11 Facts About the Blood Donors ‘Online Leak’ That S’poreans Should Know About

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In this headline-reading era when readers tend to read the headlines and make conclusion immediately, it’s understandable that yesterday’s news pertaining to the exposure of over 800k blood donors’ personal information online has somehow suggested that Singapore’s route to be a smart nation has once again been derailed.

However, if you’ve read everything, you’d have noticed that this “leak” is fairly different, and while it’s still unforgivable, it might not be as severe as previous leaks or errors.

Here’s what you need to know (and I applaud you for reading the article instead of just skimming through the headline).

What is Blood Donation?

Lest you’re so new to this, here’s a concise guide to blood donation: you’ll firstly fill up a physical form to determine if you’re eligible for donation. If you are, you’ll register at the counter, whereby the receptionist would be able to determine when is your last donation (or if you’re a first-time donor). Usually, the interval for blood donations is three months.

Thereafter, you’ll be interviewed by a doctor, have your blood pressure, height and weight taken, and then a check on whether you’ve enough iron in your blood for donation. When these are all cleared, you’ll proceed for the blood donation, which for your info is seriously not painful.

You can see that despite the use of a physical form, there’s a process in which a system would be able to determine when your last donation was. That is done via a database, and this database is the core of this incident.

What Happened?

The database is stored somewhere, and apparently, earlier, the self-help kiosks did not reflect the personal information of some donors. Health Science Authority (HSA) then had given its IT vendor, Secur Solutions Group, a new database to update the records.

However, between 4 January 2019 to 13 March 2019, this database, which is unsecured, is placed on an Internet-facing platform.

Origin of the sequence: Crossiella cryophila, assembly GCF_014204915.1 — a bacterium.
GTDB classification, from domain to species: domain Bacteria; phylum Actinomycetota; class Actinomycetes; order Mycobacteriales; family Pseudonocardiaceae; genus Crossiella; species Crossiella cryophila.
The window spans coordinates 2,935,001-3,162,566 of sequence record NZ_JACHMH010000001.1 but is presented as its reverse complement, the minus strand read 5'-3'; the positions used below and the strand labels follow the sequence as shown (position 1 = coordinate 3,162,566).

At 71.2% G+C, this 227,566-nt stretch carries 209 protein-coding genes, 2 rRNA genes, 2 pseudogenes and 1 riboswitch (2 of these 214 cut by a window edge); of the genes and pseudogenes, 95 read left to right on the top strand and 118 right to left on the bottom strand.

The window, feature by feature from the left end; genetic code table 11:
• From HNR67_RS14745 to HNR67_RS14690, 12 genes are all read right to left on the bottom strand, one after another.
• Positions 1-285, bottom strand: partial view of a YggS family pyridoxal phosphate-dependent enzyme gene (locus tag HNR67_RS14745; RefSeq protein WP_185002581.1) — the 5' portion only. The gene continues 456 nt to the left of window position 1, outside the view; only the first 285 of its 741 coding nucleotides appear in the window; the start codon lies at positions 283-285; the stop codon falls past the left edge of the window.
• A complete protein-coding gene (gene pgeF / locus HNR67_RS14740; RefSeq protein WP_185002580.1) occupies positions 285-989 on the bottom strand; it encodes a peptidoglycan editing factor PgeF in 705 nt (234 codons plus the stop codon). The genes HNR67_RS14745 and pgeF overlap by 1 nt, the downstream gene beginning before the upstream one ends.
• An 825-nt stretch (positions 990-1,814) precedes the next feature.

By 10:00 a.m. on 13 March 2019, the database was removed and the system is fully secured.

In other words, the unsecured database was “online” for nine weeks.

Now, take note that I put quotations for online, because it’s not as simple as just going to a website to view the record.

What is “Internet facing”?

This is rather confusing and ambiguous, and it’s unknown how the database was exposed online, but here’s a concise lesson on what “internet facing” is lest some of you think it’s merely a website.

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You see, everything on the Internet is actually being saved in a server—you’re reading this because we upload this article into our server. This server is an actual physical server: in other words, a “computer without monitor” is loading the data to your phone / desktop as you read this.

This article is therefore accessible if you click on the URL (or for our app, when you go into our app), and it’ll load the data on your browser / app.

That is why Internet is called “Interconnected Network”: you’re essentially using your browser / app to interact and connect to another physical server. That is considered “Internet facing”.

However, some databases (or any other files) are used just internally: for that, they are still saved in a server, but people cannot anyhowly just access the database: the server might just allow access to several other machines or machines with a certain software.

If you’ve been in the NS in the past (I think they’re still using that), you’d know something known as “Intranet”: it’s a private network between authorised machines.

Even if you’ve an Internet connection and tried to connect to an Intranet, you can’t because it’s not open to the public.

Therefore, for a database to be “internet facing”, anyone with an internet connection can go in—though for this case, it’s still not as easy as loading a website.

Why is it not a website?

Because not everything on the Internet is about websites.

The database is online but it’s not “readable” by your typical browser. Just think of it s an Excel spreadsheet (it’s not lah, but something close): you cannot open a spreadsheet on your browser, right?

Same thing: for the database to be loaded, it needs a database software, and for web access to this database, it needs authorisation.

So unless you’re an IT or SQL (usually used for database reading) expert, chances are you won’t even know what that is.

How was it discovered?

You might think of a hacker as a guy with black hood typing green codes on a black background, asking for Bitcoins and whatnot, but fact of the matter is, there is another group of hackers called the white-hat hackers.

White-hat hackers are ethical (i.e. good) hackers who look for vulnerabilities like these and patch them up. They’re the real cyber-security experts, and are usually so talented, organizations engaged them with a high salary the moment they spot a hard-to-find vulnerability.